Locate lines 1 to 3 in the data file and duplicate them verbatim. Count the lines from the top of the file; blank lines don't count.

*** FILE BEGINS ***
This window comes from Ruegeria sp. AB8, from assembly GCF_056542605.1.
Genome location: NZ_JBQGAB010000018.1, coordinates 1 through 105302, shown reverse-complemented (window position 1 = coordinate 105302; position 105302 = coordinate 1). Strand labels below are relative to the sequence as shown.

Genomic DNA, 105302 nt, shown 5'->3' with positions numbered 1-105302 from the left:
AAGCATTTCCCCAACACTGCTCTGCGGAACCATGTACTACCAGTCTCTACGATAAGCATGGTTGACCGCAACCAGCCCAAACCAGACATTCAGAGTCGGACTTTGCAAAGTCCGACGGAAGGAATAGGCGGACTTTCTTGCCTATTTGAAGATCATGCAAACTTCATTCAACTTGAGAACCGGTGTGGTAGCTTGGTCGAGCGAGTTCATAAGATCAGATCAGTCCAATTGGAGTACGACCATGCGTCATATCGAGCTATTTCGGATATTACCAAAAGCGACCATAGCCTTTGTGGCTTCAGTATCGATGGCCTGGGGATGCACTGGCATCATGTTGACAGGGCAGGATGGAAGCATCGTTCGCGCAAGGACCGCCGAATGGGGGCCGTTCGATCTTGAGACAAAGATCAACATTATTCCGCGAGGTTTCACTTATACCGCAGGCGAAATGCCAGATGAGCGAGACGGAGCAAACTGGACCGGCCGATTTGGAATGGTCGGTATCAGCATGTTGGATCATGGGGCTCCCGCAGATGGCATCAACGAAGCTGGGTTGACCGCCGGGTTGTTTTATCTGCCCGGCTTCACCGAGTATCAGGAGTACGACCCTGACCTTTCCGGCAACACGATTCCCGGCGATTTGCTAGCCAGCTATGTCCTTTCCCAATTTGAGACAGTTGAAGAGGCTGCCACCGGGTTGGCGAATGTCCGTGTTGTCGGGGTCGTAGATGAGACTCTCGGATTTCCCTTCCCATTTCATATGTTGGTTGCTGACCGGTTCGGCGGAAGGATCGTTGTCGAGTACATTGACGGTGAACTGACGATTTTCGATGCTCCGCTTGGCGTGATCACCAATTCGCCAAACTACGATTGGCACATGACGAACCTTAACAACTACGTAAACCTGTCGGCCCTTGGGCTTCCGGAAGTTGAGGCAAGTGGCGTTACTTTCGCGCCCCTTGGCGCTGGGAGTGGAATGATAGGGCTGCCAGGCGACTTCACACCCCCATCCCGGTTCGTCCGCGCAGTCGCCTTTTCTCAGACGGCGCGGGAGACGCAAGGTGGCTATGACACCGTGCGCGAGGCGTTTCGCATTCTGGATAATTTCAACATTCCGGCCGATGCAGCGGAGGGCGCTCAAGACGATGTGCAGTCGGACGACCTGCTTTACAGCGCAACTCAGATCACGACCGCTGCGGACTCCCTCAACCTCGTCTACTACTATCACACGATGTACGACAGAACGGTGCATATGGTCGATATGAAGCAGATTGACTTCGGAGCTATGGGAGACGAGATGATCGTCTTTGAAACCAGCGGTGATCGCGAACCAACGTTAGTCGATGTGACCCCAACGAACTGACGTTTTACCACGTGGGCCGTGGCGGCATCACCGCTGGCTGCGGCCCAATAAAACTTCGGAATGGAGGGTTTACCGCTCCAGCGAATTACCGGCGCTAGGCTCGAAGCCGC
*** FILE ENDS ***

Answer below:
This window comes from Ruegeria sp. AB8, from assembly GCF_056542605.1.
Genome location: NZ_JBQGAB010000018.1, coordinates 1 through 105302, shown reverse-complemented (window position 1 = coordinate 105302; position 105302 = coordinate 1). Strand labels below are relative to the sequence as shown.

Genomic DNA, 105302 nt, shown 5'->3' with positions numbered 1-105302 from the left: